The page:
SECOND: I'm getting a feeling from people's responses that the lovely glow of my experiences here is convincing many of you to think of coming here. But I confess I have neglected to mention the elephant in the room: The status of women.
I haven't talked about how it feels to be in a country where so many women hide their faces. It doesn't feel good! So if you do come, expect to deal with your feelings about THAT.
When I was in Agadir with Rosalia, it was different. I was meeting and teaching strong, creative, outspoken young women, some of whom wear the hijab (headscarf). I was getting to know Rosalia's close women friends, some who wear hijab. These are two highly self-selected groups of Moroccan women. Even in Essaouira, Rosalia and I met a young woman in jeans (no scarf) who was a rapper that we were hoping to see perform.
But now, in Marrakech, I only talk with men. Sometimes I have a nice joking exchange with a man for a couple of minutes. I have not dealt with a single woman shopkeeper. Everywhere it's men, men, men, often telling me that they're selling goods made by a women's association in the bled (countryside). They know people are interested in helping women and that makes their carpets cosmetics purses whatevers more attractive. Maybe I should confront these men and ask why aren't WOMEN selling the goods if women made them? Rosalia probably would! (Yeah but part of me just wants to be on vacation.)
I don't feel disrespected by the men here, but I know that's because I'm an old woman. And everywhere everywhere everywhere I look I see women in the full burka, with only their eyes showing. Some wear gloves too, and it was really warm today. I hate it. It's hard for me not to hate THEM. I have a visceral response, and Rosalia does too. She tells me all the time it wasn't like this when she came here in 1988, that the Moslem fundamentalism has become much more widespread. She feels every time one of her students decides to remove her headscarf, it's a victory for that girl's personal liberation. She mourned when her good friend decided to start wearing one.
As for me, the headscarf doesn't bother me visually. For some reason, they all look like fairy princesses to me. The politics of it are very abstract to me.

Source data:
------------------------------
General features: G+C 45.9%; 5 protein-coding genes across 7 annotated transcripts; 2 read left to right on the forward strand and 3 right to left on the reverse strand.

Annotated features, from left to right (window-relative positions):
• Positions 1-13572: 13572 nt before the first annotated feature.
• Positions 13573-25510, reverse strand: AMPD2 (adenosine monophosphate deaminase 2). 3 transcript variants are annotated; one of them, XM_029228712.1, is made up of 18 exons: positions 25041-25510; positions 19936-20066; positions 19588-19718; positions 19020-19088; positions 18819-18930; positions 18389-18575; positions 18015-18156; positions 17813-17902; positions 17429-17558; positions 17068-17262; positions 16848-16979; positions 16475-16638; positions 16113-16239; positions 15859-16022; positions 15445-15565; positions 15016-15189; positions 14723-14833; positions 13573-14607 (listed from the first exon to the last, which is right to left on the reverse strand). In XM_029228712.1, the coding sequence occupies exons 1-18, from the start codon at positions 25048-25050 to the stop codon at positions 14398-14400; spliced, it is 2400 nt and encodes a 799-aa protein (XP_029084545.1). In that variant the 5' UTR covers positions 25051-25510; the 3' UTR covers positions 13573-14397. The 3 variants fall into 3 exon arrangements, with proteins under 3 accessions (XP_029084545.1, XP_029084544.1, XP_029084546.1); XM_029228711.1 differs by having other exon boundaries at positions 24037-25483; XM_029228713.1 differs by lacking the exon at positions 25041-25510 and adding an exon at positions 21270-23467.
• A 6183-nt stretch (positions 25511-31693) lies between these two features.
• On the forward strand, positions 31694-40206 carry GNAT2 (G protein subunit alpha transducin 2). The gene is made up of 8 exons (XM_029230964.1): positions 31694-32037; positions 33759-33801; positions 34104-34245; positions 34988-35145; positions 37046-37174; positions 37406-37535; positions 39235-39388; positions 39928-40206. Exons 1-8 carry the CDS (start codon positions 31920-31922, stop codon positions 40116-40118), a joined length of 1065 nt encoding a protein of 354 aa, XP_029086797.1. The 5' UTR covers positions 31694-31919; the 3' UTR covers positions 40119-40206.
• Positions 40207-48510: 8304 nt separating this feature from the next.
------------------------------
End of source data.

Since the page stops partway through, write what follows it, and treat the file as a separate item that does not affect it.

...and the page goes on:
But the burka.... Not every one is a big black enveloping cloud. They come in all styles and fabrics. Yesterday I saw a group of people I'm sure were tourists from another Moslem country. The women were dressed in modern pants and blouses. Very summery clothes. And they all had hats and full veils in matching prints. One of them had a hat and veil with big red polka dots on white fabric. The bizarre irony of concealing your identity with red polka dots... It got to me. I wanted to scream at that woman, "What is WRONG with you?" Maybe it's because I like polka dots so much.
Today I saw a woman in full burka walking holding hands with her very butch little girl who was wearing a baseball cap, t-shirt, pants, and cowboy boots. Oh, do I wonder what that girl is going to do -- or be forced to do -- when she grows up.
To see all these wonderful lively beautiful girls with their masked mothers...
I know that many women feel they have no choice but to do it. I know that some women DO choose to wear the full veil, as they're choosing to wear the hijab. And I feel my own freedom personally threatened by every single veiled woman I see.
That's what's happening now. And what's the distant past? I'm experiencing a little bit, staying in a 19th century Riadd. Here's where I'm sitting right now:
This is one of the many pavilions in my riadd. How many? Five? This is the most isolated one. I came here because there's a lot of noise in the central patio, where the restaurant is. The only noise here is the splashing of the fountain. Blissful. And in between pavilions, there are little nooks everywhere. Here's a couple of nooks.
Oh yeah, and let's not forget the terraces. Here's the terrace where I sat and wrote my last blog:
One could say that Riadd Sebban is a complete world unto itself. A graceful, comfortable, elaborately decorated world. As well it HAD TO BE because the women of this very rich merchant family NEVER LEFT THE HOUSE. Never. Women lived in total seclusion. According to Paul Bowles, who wrote in the 1950's, there was a saying: A good Moroccan woman only leaves the house three times in her life: When she's born (she leaves the house of her mother's body), when she marries (when she actually DOES get to leave the house and hopefully even has a good time but probably not) and --- of COURSE -- when she DIES! Does that sound like a great way for a human being to live or WHAT??
Bowles has absolutely no critique of this saying, not being a feminist. And then all the male writers about this culture complain that the women really ARE evil, that half of them try to poison their husbands, they're always yelling and irritable. But why WOULDN'T you get just a bit irritable if you could never leave the house, even such a beautiful house as this? Just thinking about it makes me want to poison my husband. Fortunately I've never had one of those.
So here I am reveling in the beauty and luxury of my riadd, which was built as a prison for women. Traveling in a Muslim Arabic country brings up a lot of troubling issues.
But dammit, I still want to have a good time and tell you all the cool things I'm seeing and doing! So here's an argan tree (only found in Morocco) full of goats eating the argan berries. We actually saw this on the way to Marrakech.
In case you haven't heard yet, argan oil (made from the berries found in the goats' dung after they've digested the tough covering) is the new wonder food AND wonder cosmetic! Put it on salad, and it cures your diabetes! Rub it in your skin and it banishes your wrinkles! We've got goats and Morocco to thank for this great advance. That's all, folks!